Book review: A cardiac surgeon on life and death in OT
Stephen Westaby, who decided to become a heart surgeon after watching a hole-in-the-heart surgery on a black & white TV at age seven didn’t stop till his hand got permanently disfigured.books Updated: Feb 02, 2018 12:28 IST
Operating rooms are the battlefields where epic wars against disease are strategized and fought with lasers and scalpels and where lives are on line at every moment. Such high stakes are what make the cathartic immersion into dramatic life and death situations in television medical drama series -- House, ER, Grey’s Anatomy, Scrubs and M*A*S*H, to name a few –massively popular even among those who start hyperventilating at the sight of a blood from a pinprick. Television viewers can switch off at will, but doctors encounter real-life gore and traumatic stress in the operating-room carnage for days, years and decades.
The brain was Woody Allen’s “second-favourite organ”, but it was the heart for author Stephen Westaby, a pioneering heart surgeon at the John Radcliffe Hospital in Oxford. “Well, other people’s hearts. I liked to watch them. Stop them. Repair them and start them up again. In my younger days, I had been an artist... I simply shifted from brush on canvas to scalpel on flesh. More hobby than a job. More pleasure than a job. It was something I was good at,” writes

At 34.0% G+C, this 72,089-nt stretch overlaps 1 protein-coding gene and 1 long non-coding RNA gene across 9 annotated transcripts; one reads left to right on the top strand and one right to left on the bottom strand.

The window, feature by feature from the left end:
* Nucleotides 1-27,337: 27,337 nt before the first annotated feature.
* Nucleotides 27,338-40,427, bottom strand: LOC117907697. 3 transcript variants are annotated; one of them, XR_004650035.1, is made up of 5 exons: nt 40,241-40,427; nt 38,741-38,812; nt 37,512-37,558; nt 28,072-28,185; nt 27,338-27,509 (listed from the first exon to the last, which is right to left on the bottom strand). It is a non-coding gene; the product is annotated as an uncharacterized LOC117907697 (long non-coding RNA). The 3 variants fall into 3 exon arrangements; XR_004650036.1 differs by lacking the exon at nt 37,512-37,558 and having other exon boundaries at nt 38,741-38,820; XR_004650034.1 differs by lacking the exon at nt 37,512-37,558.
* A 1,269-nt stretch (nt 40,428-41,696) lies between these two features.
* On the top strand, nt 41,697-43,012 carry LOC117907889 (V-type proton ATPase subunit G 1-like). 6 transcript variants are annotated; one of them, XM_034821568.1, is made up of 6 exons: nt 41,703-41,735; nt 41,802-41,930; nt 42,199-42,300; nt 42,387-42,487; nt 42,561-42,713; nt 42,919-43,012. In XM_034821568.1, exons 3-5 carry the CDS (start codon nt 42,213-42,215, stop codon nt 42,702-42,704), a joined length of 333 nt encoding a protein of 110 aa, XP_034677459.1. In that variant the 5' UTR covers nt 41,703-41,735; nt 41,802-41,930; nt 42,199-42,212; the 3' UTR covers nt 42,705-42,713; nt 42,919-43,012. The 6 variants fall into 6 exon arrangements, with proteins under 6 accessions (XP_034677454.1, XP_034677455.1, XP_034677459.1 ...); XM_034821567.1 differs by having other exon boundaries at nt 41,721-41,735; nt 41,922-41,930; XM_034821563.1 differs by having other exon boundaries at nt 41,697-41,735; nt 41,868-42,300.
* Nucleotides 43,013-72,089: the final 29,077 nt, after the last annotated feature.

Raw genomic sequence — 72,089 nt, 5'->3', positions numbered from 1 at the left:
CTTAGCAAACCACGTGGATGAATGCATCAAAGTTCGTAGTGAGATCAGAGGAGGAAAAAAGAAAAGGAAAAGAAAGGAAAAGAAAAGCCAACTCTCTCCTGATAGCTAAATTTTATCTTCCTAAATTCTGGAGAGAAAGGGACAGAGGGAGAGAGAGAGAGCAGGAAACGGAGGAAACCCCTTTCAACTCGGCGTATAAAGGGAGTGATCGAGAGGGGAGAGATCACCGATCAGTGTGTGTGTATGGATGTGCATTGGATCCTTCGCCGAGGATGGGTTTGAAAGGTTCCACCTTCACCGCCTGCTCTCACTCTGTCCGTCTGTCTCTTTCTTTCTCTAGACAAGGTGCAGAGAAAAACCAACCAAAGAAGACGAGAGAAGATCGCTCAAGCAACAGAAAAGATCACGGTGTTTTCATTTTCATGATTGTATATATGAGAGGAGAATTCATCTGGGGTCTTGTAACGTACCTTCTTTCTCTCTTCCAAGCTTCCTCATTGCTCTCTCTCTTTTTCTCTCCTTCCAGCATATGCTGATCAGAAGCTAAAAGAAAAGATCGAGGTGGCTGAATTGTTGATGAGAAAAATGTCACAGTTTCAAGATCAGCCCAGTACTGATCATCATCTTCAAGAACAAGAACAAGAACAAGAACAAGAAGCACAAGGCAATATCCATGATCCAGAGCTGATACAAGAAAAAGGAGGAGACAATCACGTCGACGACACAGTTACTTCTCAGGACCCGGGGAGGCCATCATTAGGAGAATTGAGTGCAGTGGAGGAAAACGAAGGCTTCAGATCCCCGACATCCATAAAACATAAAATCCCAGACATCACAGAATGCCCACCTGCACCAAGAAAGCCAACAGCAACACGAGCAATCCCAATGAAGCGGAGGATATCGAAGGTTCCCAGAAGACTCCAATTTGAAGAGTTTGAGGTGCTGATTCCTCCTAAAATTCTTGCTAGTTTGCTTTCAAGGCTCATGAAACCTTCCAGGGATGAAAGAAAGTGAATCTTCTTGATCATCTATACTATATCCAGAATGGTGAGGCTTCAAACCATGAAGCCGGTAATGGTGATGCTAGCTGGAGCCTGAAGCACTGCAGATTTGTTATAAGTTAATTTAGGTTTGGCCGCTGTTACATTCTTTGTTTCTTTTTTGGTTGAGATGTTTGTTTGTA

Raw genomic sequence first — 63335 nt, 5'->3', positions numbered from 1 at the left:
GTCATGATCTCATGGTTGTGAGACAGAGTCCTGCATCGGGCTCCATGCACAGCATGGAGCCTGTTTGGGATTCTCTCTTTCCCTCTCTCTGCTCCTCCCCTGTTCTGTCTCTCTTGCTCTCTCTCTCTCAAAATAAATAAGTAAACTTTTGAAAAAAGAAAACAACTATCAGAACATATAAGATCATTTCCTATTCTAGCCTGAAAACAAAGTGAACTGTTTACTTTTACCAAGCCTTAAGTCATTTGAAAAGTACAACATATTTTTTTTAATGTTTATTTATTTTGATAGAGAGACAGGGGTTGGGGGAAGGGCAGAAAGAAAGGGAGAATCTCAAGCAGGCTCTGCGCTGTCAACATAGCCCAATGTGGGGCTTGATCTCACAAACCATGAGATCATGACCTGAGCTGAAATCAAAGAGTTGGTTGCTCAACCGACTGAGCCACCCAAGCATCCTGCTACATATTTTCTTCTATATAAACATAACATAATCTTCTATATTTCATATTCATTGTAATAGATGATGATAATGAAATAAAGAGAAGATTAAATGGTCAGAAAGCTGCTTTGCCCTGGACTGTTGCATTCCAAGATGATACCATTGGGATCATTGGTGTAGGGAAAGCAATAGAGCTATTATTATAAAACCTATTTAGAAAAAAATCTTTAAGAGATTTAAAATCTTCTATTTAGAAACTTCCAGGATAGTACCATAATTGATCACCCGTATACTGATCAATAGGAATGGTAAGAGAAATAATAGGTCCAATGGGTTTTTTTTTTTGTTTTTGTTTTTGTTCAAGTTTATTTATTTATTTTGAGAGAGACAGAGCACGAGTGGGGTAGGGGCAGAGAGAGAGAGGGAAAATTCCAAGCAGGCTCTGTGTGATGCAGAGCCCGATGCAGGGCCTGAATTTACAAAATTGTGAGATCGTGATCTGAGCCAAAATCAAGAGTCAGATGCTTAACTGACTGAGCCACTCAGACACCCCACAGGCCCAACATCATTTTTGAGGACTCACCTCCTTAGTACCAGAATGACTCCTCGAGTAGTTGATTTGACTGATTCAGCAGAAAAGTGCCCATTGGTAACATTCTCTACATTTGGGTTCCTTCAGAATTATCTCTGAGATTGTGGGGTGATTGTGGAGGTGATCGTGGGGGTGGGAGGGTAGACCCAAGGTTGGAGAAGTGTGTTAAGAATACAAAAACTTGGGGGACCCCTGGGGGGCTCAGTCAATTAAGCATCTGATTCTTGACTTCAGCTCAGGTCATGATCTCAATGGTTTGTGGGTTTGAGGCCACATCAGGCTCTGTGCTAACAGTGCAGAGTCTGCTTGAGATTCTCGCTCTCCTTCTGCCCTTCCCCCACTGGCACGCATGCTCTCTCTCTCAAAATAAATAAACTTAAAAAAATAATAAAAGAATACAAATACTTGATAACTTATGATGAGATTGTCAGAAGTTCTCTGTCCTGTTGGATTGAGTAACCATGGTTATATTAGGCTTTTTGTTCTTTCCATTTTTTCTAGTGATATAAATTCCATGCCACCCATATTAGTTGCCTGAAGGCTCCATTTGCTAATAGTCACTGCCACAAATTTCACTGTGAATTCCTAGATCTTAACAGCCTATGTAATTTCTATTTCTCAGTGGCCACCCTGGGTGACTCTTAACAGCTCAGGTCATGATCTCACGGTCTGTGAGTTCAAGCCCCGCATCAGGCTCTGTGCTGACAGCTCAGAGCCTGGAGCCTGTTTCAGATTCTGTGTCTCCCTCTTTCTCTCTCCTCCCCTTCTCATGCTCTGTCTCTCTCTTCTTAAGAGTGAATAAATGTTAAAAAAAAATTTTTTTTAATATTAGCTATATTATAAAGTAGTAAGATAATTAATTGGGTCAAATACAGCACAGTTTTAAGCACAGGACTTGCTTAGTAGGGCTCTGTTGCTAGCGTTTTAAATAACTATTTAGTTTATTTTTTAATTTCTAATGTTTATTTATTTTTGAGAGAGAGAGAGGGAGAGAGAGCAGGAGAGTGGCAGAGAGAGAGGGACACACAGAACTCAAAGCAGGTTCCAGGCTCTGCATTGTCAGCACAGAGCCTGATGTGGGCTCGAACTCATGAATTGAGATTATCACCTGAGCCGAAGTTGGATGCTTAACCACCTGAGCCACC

Westaby, who decided to become a heart surgeon after watching a hole-in-the-heart surgery on a grainy black & white television at age seven didn’t stop till his hand got permanently disfigured.
The now battle-scarred surgeon observes that clinical detachment is crucial for doctors to stay the course when faced with death. He first encountered what he later termed “determined detachment” early on in his career that over the years accrued more than 11,000 surgeries. After watching a patient die on the operating table during an open-heart surgery for the first time, what stuck Westably was the determined way the surgeons walked away from the patient they had tried to save but lost. The image stayed with him as he realized that doctors needed several degrees of separation from the clinical outcomes to cope with the inevitable loss of life despite their best efforts.
Despite promoting detachment, Westaby comes across as compassionate in his narrative that includes many of the lives he saved and the rare ones he lost, to offer “a glimpse at the edges of mortality where we operate – where breath becomes life.”
Open Heart: A cardiac surgeon’s stories of life and death on the operating table
By Stephen Westaby